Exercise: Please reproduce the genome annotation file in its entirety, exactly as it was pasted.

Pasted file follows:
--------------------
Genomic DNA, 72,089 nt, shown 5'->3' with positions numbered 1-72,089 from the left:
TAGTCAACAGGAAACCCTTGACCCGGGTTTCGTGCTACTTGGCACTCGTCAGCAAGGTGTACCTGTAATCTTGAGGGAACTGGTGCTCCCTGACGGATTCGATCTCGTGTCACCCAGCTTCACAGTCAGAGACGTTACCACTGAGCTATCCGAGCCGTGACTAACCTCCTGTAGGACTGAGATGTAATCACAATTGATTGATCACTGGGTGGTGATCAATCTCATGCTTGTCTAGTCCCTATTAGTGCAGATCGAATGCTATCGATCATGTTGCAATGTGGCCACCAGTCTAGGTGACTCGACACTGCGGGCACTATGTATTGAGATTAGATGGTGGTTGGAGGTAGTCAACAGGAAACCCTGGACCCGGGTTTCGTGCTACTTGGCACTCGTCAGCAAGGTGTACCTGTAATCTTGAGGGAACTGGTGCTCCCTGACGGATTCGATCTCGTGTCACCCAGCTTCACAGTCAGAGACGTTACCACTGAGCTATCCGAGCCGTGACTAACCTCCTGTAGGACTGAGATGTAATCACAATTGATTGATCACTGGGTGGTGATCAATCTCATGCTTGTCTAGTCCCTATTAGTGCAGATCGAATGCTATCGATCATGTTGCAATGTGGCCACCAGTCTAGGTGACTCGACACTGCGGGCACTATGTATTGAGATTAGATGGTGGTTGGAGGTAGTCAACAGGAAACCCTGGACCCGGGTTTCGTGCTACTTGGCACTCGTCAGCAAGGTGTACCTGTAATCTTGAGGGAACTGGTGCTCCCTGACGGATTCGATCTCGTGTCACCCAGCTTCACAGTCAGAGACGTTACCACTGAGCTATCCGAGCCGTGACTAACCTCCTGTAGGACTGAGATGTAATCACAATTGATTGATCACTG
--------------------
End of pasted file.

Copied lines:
Genomic DNA, 72,089 nt, shown 5'->3' with positions numbered 1-72,089 from the left:
TAGTCAACAGGAAACCCTTGACCCGGGTTTCGTGCTACTTGGCACTCGTCAGCAAGGTGTACCTGTAATCTTGAGGGAACTGGTGCTCCCTGACGGATTCGATCTCGTGTCACCCAGCTTCACAGTCAGAGACGTTACCACTGAGCTATCCGAGCCGTGACTAACCTCCTGTAGGACTGAGATGTAATCACAATTGATTGATCACTGGGTGGTGATCAATCTCATGCTTGTCTAGTCCCTATTAGTGCAGATCGAATGCTATCGATCATGTTGCAATGTGGCCACCAGTCTAGGTGACTCGACACTGCGGGCACTATGTATTGAGATTAGATGGTGGTTGGAGGTAGTCAACAGGAAACCCTGGACCCGGGTTTCGTGCTACTTGGCACTCGTCAGCAAGGTGTACCTGTAATCTTGAGGGAACTGGTGCTCCCTGACGGATTCGATCTCGTGTCACCCAGCTTCACAGTCAGAGACGTTACCACTGAGCTATCCGAGCCGTGACTAACCTCCTGTAGGACTGAGATGTAATCACAATTGATTGATCACTGGGTGGTGATCAATCTCATGCTTGTCTAGTCCCTATTAGTGCAGATCGAATGCTATCGATCATGTTGCAATGTGGCCACCAGTCTAGGTGACTCGACACTGCGGGCACTATGTATTGAGATTAGATGGTGGTTGGAGGTAGTCAACAGGAAACCCTGGACCCGGGTTTCGTGCTACTTGGCACTCGTCAGCAAGGTGTACCTGTAATCTTGAGGGAACTGGTGCTCCCTGACGGATTCGATCTCGTGTCACCCAGCTTCACAGTCAGAGACGTTACCACTGAGCTATCCGAGCCGTGACTAACCTCCTGTAGGACTGAGATGTAATCACAATTGATTGATCACTG